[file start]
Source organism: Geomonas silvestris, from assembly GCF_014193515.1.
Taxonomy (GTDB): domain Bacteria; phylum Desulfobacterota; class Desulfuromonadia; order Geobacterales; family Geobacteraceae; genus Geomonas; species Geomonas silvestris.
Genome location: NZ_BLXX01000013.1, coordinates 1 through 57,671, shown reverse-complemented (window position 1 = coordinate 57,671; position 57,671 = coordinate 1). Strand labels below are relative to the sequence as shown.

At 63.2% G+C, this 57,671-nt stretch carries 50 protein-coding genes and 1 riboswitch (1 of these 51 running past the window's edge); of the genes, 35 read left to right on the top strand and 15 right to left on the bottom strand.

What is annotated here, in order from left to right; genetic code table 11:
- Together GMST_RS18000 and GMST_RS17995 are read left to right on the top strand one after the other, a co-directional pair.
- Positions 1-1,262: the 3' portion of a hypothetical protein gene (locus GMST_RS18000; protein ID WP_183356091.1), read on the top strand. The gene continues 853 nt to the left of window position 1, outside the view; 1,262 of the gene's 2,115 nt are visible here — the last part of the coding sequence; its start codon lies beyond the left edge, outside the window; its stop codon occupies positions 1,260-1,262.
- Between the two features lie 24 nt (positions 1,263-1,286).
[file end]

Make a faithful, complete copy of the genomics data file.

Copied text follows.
Source organism: Geomonas silvestris, from assembly GCF_014193515.1.
Taxonomy (GTDB): domain Bacteria; phylum Desulfobacterota; class Desulfuromonadia; order Geobacterales; family Geobacteraceae; genus Geomonas; species Geomonas silvestris.
Genome location: NZ_BLXX01000013.1, coordinates 1 through 57,671, shown reverse-complemented (window position 1 = coordinate 57,671; position 57,671 = coordinate 1). Strand labels below are relative to the sequence as shown.

At 63.2% G+C, this 57,671-nt stretch carries 50 protein-coding genes and 1 riboswitch (1 of these 51 running past the window's edge); of the genes, 35 read left to right on the top strand and 15 right to left on the bottom strand.

What is annotated here, in order from left to right; genetic code table 11:
- Together GMST_RS18000 and GMST_RS17995 are read left to right on the top strand one after the other, a co-directional pair.
- Positions 1-1,262: the 3' portion of a hypothetical protein gene (locus GMST_RS18000; protein ID WP_183356091.1), read on the top strand. The gene continues 853 nt to the left of window position 1, outside the view; 1,262 of the gene's 2,115 nt are visible here — the last part of the coding sequence; its start codon lies beyond the left edge, outside the window; its stop codon occupies positions 1,260-1,262.
- Between the two features lie 24 nt (positions 1,263-1,286).